French bombs falling on ISIS strongholds and command centres.

The British Prime Minister preparing the case to Parliament for British air strikes against ISIS.

Facebook profile pictures with the French flag superimposed on top of them.

Wembley stadium lit up with blue, white and red and the words ‘Liberté, Egalité, Fraternité’ above the entrance, while English football fans sang the words of La Marseillaise at Tuesday night’s England-France soccer match, the teams linked arm-in-arm.

Spontaneous displays of respect in schools and workplaces across Europe as people observe a minute of silence for those slaughtered in the terrorist attacks.

In hundreds of ways, big and small, the world is reeling and responding to the unspeakably callous evil of the ISIS gunmen and bombers who, in the words of Psalm 10 ‘sat in ambush in the villages; in hiding places [they] murdered the innocent. [Their] eyes stealthily watched for the helpless; [they] lurked in ambush like a lion in his thicket… The helpless are crushed, sink down, and fall by his might.’ (vv8-10).

What should our response be as Christians – to this and the ongoing ISIS atrocities throughout the Middle East? Several articles on this blog or linked to it in the last week have given helpful and biblical counsel […]

Making Good Use of your Baptism

 

Do you ever wish God would give you something like a keepsake? Something to take out and look at and be reminded of his love and his nearness? Something to help you live for him day by day? Something to reassure you that you’re never really without him?

Well here’s the thing – that’s exactly what he has given to his people! It’s your baptism. How much time do you spend on an average day thinking about your baptism? Listen to these stirring words of Thomas Houston (a Reformed Presbyterian pastor in Belfast) in 1876: ‘There is no condition or event or circumstance of human life, in which the baptized may not draw from the covenant of their infancy motives for godly living—for Christian activity, support, and consolation… The whole life of faith may be promoted by a due consideration of the baptismal engagement… all the duties of our holy religion will be more faithfully and vigorously performed when viewed in connection with the baptismal engagement, as all spiritual privileges will be thereby enhanced.’ (Christian Baptism, p.170)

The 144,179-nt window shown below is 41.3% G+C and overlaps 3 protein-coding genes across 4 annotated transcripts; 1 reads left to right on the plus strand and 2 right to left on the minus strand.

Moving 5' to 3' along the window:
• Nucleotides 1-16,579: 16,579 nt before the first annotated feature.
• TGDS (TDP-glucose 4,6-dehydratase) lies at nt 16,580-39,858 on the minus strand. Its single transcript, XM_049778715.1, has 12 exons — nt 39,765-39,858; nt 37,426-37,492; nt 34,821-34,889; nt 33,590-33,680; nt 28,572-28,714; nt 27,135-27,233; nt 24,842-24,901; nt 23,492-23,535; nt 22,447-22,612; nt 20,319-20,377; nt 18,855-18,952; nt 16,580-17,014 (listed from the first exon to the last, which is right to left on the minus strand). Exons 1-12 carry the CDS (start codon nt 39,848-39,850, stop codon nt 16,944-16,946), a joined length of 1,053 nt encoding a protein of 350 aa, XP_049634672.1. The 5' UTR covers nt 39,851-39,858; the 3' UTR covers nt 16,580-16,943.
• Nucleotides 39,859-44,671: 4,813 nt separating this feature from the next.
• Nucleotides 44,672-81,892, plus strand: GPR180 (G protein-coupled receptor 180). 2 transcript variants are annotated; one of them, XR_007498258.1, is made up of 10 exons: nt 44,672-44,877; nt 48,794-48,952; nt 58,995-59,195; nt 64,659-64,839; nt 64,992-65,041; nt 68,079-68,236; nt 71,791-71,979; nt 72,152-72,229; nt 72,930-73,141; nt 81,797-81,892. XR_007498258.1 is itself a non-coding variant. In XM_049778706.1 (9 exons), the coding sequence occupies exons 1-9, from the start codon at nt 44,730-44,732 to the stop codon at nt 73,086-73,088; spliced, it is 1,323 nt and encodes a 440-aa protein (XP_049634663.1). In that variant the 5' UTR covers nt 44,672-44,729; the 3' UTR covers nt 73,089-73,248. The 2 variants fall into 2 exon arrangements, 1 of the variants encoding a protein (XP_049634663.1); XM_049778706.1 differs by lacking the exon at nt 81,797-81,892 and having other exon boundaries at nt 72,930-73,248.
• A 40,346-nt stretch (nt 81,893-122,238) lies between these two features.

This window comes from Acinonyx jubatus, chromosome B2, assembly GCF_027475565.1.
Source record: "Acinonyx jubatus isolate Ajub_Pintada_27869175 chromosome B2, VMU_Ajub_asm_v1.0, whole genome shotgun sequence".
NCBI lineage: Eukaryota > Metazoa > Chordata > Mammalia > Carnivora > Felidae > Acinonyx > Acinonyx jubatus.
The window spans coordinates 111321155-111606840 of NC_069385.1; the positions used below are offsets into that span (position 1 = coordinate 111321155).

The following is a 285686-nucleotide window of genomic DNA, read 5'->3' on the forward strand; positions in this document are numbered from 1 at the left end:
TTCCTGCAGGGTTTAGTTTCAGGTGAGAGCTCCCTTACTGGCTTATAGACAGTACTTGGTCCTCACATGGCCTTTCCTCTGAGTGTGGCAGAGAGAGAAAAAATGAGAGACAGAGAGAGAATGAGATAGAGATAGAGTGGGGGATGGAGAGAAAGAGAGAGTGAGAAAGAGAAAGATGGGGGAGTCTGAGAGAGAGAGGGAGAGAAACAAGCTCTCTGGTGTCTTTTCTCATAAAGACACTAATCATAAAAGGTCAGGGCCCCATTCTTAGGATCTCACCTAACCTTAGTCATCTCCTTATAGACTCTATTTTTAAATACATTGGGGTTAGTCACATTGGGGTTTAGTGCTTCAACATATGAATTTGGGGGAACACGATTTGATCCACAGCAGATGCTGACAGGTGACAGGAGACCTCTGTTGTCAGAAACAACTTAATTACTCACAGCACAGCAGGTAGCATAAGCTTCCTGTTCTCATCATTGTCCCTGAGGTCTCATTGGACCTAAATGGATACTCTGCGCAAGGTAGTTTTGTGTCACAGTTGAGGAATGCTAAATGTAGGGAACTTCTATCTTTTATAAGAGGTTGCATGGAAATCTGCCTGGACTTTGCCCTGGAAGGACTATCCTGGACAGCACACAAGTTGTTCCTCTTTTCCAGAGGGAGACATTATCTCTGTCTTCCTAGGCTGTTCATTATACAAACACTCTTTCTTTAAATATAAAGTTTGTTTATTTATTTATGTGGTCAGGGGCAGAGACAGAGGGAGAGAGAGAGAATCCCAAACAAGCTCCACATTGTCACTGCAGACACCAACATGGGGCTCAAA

That’s a pretty big claim! Listen to what the Westminster Larger Catechism says on the subject in Q.167: The needful but much neglected duty of […]

The Christian Cure for Worry

Anxiety is big business. The average bookshop has hundreds of ‘self-help’ titles addressing people’s worries: their weight, looks, personality, sex life, health, assertiveness—you name it. Here’s a quote from one of them. It’s called The Power of Inner Peace. In the introduction the author says,

‘When I claim my personal power then I can be at peace. When I am at peace I have the strength to claim my power. It is a circle. Now I know that deep in my centre is a place of stillness and peace. From this space I can easily access my higher guidance.’

Nope—I haven’t the faintest idea what that means either! Thank God the Christian remedy for anxiety is far more helpful and realistic. In Philippians 4.6-7 Paul writes, ‘Do not be anxious about anything, but in everything by prayer and supplication with thanksgiving let your requests be made known to God. And the peace of God, which surpasses all understanding, will guard your hearts and your minds in Christ Jesus.’

Believe what it says. God really is telling us not to worry about anything. It’s addressed to a church under serious pressure—Christians in Philippi were expected to sacrifice to the Roman emperor on public […]